"I did not expect that such unreasonable and silly decisions would be taken at the G20 summit," said in a telephone interview with Venezolana de Television.
The leaders who met in London on Thursday agreed to allocate $5 trillion by the end of 2010 to resolve the global economic crisis, with one-fifth of the funds going to the International Monetary Fund and other financial institutions.
Speaking during a visit to Iran, Chavez said the decision to give the money to the IMF was senseless and would only make things worse, going on to criticize declarations of increased financial regulation.
"At the summit there was a lot of talk about strict regulation of financial markets, but they are worth nothing. You have to understand, it is impossible to regulate the financial monster spawned by the capitalist system," Chavez said.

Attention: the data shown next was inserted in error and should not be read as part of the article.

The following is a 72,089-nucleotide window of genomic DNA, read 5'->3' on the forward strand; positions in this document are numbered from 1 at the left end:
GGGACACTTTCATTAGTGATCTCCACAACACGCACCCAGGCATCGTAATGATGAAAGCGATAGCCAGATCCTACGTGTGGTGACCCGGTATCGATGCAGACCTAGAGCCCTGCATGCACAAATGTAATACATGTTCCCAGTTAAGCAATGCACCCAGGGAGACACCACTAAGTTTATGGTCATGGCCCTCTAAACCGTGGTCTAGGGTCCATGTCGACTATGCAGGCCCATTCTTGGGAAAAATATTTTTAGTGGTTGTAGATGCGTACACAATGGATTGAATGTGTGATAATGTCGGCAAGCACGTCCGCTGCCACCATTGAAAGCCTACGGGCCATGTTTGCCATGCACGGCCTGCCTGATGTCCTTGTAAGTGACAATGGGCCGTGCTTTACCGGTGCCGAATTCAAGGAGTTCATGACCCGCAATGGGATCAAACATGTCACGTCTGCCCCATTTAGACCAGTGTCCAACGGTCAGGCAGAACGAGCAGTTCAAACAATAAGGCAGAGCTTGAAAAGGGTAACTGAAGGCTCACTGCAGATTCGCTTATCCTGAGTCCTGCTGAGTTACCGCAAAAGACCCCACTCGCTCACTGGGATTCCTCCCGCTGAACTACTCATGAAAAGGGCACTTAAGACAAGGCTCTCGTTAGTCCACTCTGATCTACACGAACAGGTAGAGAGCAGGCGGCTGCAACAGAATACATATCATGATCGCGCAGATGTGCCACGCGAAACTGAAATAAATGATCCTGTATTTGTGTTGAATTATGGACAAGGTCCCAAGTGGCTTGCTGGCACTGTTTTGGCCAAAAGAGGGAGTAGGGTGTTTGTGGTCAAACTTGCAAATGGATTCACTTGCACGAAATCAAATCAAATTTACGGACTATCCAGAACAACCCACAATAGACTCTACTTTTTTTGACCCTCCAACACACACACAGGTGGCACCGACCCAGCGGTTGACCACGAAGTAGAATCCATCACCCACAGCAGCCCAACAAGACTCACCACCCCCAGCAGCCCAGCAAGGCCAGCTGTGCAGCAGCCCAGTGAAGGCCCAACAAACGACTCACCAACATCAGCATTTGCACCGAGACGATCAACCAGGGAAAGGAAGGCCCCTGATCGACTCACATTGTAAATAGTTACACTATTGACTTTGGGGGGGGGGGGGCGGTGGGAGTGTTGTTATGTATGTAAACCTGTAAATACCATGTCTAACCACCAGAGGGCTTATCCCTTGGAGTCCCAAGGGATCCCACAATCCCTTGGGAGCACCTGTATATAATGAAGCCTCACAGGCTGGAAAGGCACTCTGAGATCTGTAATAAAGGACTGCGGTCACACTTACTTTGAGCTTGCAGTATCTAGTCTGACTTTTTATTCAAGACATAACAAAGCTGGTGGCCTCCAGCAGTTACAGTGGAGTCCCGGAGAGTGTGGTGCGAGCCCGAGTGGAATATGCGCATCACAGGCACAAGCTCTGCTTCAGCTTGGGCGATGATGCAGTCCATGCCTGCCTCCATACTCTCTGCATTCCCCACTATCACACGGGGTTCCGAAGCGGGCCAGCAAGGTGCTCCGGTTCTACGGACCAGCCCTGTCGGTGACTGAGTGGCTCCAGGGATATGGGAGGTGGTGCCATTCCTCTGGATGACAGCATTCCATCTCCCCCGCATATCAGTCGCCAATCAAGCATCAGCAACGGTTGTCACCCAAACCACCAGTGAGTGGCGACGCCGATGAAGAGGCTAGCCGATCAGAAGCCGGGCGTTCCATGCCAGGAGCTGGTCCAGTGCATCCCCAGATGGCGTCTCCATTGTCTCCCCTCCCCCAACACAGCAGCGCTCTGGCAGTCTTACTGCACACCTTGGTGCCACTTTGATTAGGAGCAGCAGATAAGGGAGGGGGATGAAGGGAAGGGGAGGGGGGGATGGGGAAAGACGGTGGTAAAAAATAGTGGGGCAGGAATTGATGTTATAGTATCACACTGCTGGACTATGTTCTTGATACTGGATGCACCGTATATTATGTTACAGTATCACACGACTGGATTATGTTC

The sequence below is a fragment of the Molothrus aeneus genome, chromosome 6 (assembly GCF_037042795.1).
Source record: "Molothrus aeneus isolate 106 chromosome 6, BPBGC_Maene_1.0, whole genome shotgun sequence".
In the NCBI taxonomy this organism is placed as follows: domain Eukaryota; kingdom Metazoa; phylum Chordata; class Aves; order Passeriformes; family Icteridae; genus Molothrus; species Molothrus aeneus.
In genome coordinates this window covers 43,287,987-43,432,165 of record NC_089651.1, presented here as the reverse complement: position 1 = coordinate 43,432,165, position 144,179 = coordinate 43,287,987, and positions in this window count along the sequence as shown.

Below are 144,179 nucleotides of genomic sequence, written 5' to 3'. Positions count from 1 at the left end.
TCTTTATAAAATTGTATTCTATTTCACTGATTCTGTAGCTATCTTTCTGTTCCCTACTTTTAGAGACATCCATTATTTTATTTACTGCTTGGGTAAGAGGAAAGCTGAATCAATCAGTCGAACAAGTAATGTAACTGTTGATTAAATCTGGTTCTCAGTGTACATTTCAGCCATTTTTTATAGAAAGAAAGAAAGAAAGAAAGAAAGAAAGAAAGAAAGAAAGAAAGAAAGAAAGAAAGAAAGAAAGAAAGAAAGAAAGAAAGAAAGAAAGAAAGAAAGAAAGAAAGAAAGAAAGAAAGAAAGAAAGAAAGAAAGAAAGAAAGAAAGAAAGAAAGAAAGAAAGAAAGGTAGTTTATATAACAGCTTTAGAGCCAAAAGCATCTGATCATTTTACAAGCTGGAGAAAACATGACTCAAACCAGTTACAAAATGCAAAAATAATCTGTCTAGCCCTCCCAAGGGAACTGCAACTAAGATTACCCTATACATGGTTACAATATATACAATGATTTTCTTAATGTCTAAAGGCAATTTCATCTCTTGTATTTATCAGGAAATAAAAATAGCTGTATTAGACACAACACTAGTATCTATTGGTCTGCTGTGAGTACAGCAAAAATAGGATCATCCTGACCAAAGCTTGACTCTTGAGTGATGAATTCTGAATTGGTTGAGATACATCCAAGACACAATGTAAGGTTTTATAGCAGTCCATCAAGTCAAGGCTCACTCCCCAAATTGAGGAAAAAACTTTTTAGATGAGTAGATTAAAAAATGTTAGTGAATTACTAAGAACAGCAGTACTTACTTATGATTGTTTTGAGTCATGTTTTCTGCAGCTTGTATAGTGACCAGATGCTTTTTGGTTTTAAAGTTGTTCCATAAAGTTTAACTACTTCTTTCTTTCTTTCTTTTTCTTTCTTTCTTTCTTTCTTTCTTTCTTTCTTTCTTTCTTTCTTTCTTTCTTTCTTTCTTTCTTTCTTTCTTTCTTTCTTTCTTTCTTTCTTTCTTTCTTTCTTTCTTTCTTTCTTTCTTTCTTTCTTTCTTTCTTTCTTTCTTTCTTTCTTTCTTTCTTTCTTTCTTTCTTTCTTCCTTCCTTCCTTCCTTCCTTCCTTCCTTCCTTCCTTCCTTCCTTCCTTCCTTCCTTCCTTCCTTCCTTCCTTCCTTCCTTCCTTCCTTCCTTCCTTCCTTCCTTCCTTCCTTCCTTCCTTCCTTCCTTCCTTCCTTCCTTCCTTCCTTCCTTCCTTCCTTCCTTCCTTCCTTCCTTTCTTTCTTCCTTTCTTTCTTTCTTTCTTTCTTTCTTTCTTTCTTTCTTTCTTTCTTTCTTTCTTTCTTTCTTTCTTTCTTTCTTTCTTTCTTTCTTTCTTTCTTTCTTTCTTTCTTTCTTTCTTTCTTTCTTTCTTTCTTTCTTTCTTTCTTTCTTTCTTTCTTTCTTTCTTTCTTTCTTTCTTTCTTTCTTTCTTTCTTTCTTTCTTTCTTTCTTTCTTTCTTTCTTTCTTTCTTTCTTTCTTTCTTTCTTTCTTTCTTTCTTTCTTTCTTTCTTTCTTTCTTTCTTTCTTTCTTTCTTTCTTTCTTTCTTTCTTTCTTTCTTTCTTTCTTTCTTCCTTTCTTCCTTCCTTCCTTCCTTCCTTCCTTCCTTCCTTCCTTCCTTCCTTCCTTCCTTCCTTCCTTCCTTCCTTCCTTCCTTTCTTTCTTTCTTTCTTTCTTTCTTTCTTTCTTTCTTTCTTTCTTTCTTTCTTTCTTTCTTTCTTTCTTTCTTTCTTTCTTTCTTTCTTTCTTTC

According to an aide, Russian President Dmitry Medvedev, who was among the leaders of industrial and developing countries at the summit, welcomed the decision to inject funds into the IMF, but said such a move should be contingent on reform of it and other international financial institutions.
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Ukraine has not preserved its 1991 borders. The signing of the Geneva memorandum on April 17 reaffirmed the willingness of Russia, the United States and EU countries to reach a compromise. While the sides continue to trade tough talk and symbolic sanctions, the Kremlin and the White House are also holding a parallel dialogue on the coordinated geopolitical revision of Eastern Europe.